Skip to main content

Former US ambassador: There won't be peace in Syria without prosecution of Assad

In Stephen Rapp's first interview since leaving office, the recently resigned US ambassador-at-large and chief of the State Department’s Office of Global Criminal Justice says progress is being made on amassing documentation of the "hell" in Syria.
Stephen Rapp, U.S. ambassador-at-large for war crimes issues, addresses a news conference in Kenya's capital Nairobi, November 16, 2009. The United States will attend an International Criminal Court (ICC) meeting this week as an observer for the first time since the Hague court was set up in 2002, President Barack Obama's war crimes envoy said on Monday. REUTERS/Thomas Mukoya (KENYA POLITICS CRIME LAW CONFLICT) - RTXQSWO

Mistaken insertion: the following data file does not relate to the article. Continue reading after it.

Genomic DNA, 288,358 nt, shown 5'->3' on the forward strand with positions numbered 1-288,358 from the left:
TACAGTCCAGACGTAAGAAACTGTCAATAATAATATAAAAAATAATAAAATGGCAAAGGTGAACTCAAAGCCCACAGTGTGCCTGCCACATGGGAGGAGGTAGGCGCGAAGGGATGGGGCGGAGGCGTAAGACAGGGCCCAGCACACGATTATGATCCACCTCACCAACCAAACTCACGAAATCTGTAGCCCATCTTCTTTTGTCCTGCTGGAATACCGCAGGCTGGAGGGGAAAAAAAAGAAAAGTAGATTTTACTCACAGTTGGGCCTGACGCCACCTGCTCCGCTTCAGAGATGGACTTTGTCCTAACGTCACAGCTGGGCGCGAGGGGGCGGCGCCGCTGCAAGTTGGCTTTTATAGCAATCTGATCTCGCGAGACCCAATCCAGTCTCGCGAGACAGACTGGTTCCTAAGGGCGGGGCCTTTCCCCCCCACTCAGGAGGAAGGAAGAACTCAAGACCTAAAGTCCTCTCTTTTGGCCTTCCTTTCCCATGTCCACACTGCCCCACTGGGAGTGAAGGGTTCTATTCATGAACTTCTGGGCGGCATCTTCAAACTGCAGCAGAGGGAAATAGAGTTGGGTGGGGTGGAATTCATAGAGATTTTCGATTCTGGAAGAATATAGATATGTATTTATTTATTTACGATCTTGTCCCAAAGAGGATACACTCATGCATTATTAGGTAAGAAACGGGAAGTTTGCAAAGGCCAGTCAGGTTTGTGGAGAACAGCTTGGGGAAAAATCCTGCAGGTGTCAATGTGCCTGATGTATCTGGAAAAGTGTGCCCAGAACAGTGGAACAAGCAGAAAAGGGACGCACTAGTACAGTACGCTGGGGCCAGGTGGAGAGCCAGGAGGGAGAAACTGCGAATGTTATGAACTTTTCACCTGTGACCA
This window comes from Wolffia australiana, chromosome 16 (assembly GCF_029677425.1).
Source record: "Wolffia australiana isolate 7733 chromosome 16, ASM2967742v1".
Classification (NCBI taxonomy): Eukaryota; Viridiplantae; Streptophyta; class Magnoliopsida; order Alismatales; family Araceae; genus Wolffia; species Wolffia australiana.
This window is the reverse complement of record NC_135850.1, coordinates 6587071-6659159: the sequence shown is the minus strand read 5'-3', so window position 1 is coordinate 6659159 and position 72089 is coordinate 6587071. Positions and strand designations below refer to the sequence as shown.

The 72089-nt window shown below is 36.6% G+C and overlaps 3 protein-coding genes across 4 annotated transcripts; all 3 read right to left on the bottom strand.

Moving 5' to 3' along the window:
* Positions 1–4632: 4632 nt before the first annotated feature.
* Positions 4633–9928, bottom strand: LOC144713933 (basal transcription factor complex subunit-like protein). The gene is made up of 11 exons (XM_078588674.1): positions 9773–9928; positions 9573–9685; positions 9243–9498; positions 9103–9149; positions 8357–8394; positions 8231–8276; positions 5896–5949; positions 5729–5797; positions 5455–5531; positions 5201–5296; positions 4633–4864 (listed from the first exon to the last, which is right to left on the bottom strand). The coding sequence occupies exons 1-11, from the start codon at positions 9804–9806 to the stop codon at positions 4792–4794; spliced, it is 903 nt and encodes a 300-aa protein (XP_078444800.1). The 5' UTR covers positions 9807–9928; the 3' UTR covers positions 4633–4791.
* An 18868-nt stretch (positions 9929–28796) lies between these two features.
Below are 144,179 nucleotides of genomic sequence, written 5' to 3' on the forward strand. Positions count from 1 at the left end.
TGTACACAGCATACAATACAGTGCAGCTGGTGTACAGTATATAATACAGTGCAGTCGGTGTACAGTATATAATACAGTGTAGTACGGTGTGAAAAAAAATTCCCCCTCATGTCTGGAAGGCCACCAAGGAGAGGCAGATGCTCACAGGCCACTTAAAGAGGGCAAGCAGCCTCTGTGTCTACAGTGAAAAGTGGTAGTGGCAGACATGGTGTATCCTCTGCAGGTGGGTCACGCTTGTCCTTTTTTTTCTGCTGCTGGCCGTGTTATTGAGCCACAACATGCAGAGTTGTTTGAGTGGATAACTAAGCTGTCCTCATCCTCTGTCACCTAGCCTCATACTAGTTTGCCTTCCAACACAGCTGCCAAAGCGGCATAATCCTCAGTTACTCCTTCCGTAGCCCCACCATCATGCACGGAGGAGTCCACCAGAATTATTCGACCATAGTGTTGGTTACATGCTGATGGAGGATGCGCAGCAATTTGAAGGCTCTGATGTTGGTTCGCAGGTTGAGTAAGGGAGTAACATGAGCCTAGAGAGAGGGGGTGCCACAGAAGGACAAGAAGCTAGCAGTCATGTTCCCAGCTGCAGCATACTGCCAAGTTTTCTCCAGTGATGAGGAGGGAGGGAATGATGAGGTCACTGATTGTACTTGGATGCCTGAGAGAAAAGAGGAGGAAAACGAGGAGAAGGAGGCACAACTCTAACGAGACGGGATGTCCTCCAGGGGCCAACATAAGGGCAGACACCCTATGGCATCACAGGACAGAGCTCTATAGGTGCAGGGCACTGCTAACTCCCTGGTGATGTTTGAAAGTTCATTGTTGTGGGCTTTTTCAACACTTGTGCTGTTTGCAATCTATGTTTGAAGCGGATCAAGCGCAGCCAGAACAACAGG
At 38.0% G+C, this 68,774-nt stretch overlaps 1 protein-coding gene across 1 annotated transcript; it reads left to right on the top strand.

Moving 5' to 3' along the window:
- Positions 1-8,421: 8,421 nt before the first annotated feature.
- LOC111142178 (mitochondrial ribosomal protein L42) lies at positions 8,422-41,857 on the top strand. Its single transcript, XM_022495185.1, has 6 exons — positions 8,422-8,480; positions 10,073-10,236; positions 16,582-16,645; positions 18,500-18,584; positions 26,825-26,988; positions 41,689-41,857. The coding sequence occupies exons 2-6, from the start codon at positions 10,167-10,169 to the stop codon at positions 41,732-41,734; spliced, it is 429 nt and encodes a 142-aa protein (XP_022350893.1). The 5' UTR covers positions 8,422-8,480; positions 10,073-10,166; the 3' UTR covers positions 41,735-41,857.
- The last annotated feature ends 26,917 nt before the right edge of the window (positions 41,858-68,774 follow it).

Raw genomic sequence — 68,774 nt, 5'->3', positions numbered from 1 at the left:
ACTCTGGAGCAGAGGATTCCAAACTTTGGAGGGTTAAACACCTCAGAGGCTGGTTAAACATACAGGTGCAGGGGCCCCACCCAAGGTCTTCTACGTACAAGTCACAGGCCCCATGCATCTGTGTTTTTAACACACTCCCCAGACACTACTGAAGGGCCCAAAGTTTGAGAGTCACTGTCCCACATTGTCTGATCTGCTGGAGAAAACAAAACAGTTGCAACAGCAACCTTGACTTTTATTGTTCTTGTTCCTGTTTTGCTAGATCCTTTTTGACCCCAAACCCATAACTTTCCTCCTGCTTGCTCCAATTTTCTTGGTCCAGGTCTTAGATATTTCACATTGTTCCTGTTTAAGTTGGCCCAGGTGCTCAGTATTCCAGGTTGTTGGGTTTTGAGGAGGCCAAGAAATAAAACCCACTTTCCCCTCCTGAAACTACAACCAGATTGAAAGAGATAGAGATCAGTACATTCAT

The expression “no justice, no peace” is usually associated these days with US demonstrations against police killings of African-Americans. But it also applies to Syria, according to Stephen Rapp, who has just stepped down as US ambassador-at-large and chief of the State Department’s Office of Global Criminal Justice.

In his first interview since leaving office Aug. 7, Rapp told Al-Monitor that any diplomatic effort to end the civil war in Syria would fail unless accompanied by a process of transitional justice that targets the worst offenders, including Syrian President Bashar al-Assad.

Access the Middle East news and analysis you can trust

Join our community of Middle East readers to experience all of Al-Monitor, including 24/7 news, analyses, memos, reports and newsletters.


Only $100 for annual access.